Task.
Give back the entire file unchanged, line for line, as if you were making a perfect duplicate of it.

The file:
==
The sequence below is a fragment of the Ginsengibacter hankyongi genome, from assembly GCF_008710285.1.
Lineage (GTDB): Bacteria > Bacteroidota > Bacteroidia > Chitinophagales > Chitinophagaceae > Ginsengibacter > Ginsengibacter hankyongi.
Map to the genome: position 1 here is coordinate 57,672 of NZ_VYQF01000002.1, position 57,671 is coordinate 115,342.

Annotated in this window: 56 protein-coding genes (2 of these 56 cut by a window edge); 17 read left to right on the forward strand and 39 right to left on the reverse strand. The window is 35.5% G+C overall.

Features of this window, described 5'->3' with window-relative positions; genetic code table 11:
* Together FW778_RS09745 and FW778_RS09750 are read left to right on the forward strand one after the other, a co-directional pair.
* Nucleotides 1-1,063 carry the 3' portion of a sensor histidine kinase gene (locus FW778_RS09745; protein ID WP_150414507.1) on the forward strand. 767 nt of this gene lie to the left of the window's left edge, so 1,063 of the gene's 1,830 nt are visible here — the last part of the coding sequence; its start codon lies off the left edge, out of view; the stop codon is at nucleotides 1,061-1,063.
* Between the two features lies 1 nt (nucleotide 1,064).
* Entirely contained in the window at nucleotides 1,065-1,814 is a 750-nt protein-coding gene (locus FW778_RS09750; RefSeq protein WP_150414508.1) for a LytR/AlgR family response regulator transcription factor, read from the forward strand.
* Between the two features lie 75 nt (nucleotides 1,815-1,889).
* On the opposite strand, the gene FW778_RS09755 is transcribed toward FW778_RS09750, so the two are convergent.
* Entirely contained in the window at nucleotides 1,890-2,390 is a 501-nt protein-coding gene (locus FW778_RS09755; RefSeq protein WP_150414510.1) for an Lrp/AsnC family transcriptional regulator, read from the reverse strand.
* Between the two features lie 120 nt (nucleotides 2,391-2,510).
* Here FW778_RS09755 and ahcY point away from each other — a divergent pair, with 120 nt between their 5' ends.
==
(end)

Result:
The sequence below is a fragment of the Ginsengibacter hankyongi genome, from assembly GCF_008710285.1.
Lineage (GTDB): Bacteria > Bacteroidota > Bacteroidia > Chitinophagales > Chitinophagaceae > Ginsengibacter > Ginsengibacter hankyongi.
Map to the genome: position 1 here is coordinate 57,672 of NZ_VYQF01000002.1, position 57,671 is coordinate 115,342.

Annotated in this window: 56 protein-coding genes (2 of these 56 cut by a window edge); 17 read left to right on the forward strand and 39 right to left on the reverse strand. The window is 35.5% G+C overall.

Features of this window, described 5'->3' with window-relative positions; genetic code table 11:
* Together FW778_RS09745 and FW778_RS09750 are read left to right on the forward strand one after the other, a co-directional pair.
* Nucleotides 1-1,063 carry the 3' portion of a sensor histidine kinase gene (locus FW778_RS09745; protein ID WP_150414507.1) on the forward strand. 767 nt of this gene lie to the left of the window's left edge, so 1,063 of the gene's 1,830 nt are visible here — the last part of the coding sequence; its start codon lies off the left edge, out of view; the stop codon is at nucleotides 1,061-1,063.
* Between the two features lies 1 nt (nucleotide 1,064).
* Entirely contained in the window at nucleotides 1,065-1,814 is a 750-nt protein-coding gene (locus FW778_RS09750; RefSeq protein WP_150414508.1) for a LytR/AlgR family response regulator transcription factor, read from the forward strand.
* Between the two features lie 75 nt (nucleotides 1,815-1,889).
* On the opposite strand, the gene FW778_RS09755 is transcribed toward FW778_RS09750, so the two are convergent.
* Entirely contained in the window at nucleotides 1,890-2,390 is a 501-nt protein-coding gene (locus FW778_RS09755; RefSeq protein WP_150414510.1) for an Lrp/AsnC family transcriptional regulator, read from the reverse strand.
* Between the two features lie 120 nt (nucleotides 2,391-2,510).
* Here FW778_RS09755 and ahcY point away from each other — a divergent pair, with 120 nt between their 5' ends.